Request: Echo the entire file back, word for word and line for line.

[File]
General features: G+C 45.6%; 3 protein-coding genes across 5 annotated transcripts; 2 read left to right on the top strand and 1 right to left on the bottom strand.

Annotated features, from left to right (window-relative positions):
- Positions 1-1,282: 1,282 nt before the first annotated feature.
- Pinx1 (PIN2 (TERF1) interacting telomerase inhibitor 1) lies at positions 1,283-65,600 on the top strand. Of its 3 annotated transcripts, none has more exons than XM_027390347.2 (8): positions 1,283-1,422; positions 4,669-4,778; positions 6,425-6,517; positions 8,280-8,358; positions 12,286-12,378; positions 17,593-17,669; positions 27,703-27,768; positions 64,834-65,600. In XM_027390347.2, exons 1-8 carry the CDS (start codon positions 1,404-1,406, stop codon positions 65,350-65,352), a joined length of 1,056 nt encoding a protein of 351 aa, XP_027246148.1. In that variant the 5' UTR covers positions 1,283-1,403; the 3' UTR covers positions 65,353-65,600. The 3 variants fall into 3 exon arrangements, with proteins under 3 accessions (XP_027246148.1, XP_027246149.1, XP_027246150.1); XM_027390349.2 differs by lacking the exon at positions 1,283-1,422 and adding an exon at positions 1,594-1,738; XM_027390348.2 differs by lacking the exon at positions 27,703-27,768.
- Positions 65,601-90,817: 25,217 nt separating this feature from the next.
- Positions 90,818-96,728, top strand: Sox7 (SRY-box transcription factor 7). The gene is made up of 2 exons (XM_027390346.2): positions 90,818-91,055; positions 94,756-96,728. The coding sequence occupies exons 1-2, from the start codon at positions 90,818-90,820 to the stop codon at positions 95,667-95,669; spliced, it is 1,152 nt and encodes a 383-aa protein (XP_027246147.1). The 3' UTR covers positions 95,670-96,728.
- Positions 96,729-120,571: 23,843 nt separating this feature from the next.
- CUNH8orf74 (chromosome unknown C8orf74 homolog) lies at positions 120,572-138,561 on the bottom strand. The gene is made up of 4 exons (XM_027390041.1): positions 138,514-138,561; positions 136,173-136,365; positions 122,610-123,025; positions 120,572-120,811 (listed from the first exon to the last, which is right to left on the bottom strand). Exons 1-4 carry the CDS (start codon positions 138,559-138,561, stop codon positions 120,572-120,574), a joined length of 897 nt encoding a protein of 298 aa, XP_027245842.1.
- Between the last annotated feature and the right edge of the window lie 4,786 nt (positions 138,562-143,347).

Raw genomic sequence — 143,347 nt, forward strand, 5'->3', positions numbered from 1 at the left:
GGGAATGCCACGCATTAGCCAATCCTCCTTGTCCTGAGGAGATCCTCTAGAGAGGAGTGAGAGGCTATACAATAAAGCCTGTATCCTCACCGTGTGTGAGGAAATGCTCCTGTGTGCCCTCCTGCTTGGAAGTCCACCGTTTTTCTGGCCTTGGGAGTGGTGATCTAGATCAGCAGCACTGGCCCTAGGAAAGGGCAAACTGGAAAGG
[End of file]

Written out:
General features: G+C 45.6%; 3 protein-coding genes across 5 annotated transcripts; 2 read left to right on the top strand and 1 right to left on the bottom strand.

Annotated features, from left to right (window-relative positions):
- Positions 1-1,282: 1,282 nt before the first annotated feature.
- Pinx1 (PIN2 (TERF1) interacting telomerase inhibitor 1) lies at positions 1,283-65,600 on the top strand. Of its 3 annotated transcripts, none has more exons than XM_027390347.2 (8): positions 1,283-1,422; positions 4,669-4,778; positions 6,425-6,517; positions 8,280-8,358; positions 12,286-12,378; positions 17,593-17,669; positions 27,703-27,768; positions 64,834-65,600. In XM_027390347.2, exons 1-8 carry the CDS (start codon positions 1,404-1,406, stop codon positions 65,350-65,352), a joined length of 1,056 nt encoding a protein of 351 aa, XP_027246148.1. In that variant the 5' UTR covers positions 1,283-1,403; the 3' UTR covers positions 65,353-65,600. The 3 variants fall into 3 exon arrangements, with proteins under 3 accessions (XP_027246148.1, XP_027246149.1, XP_027246150.1); XM_027390349.2 differs by lacking the exon at positions 1,283-1,422 and adding an exon at positions 1,594-1,738; XM_027390348.2 differs by lacking the exon at positions 27,703-27,768.
- Positions 65,601-90,817: 25,217 nt separating this feature from the next.
- Positions 90,818-96,728, top strand: Sox7 (SRY-box transcription factor 7). The gene is made up of 2 exons (XM_027390346.2): positions 90,818-91,055; positions 94,756-96,728. The coding sequence occupies exons 1-2, from the start codon at positions 90,818-90,820 to the stop codon at positions 95,667-95,669; spliced, it is 1,152 nt and encodes a 383-aa protein (XP_027246147.1). The 3' UTR covers positions 95,670-96,728.
- Positions 96,729-120,571: 23,843 nt separating this feature from the next.
- CUNH8orf74 (chromosome unknown C8orf74 homolog) lies at positions 120,572-138,561 on the bottom strand. The gene is made up of 4 exons (XM_027390041.1): positions 138,514-138,561; positions 136,173-136,365; positions 122,610-123,025; positions 120,572-120,811 (listed from the first exon to the last, which is right to left on the bottom strand). Exons 1-4 carry the CDS (start codon positions 138,559-138,561, stop codon positions 120,572-120,574), a joined length of 897 nt encoding a protein of 298 aa, XP_027245842.1.
- Between the last annotated feature and the right edge of the window lie 4,786 nt (positions 138,562-143,347).

Raw genomic sequence — 143,347 nt, forward strand, 5'->3', positions numbered from 1 at the left:
GGGAATGCCACGCATTAGCCAATCCTCCTTGTCCTGAGGAGATCCTCTAGAGAGGAGTGAGAGGCTATACAATAAAGCCTGTATCCTCACCGTGTGTGAGGAAATGCTCCTGTGTGCCCTCCTGCTTGGAAGTCCACCGTTTTTCTGGCCTTGGGAGTGGTGATCTAGATCAGCAGCACTGGCCCTAGGAAAGGGCAAACTGGAAAGG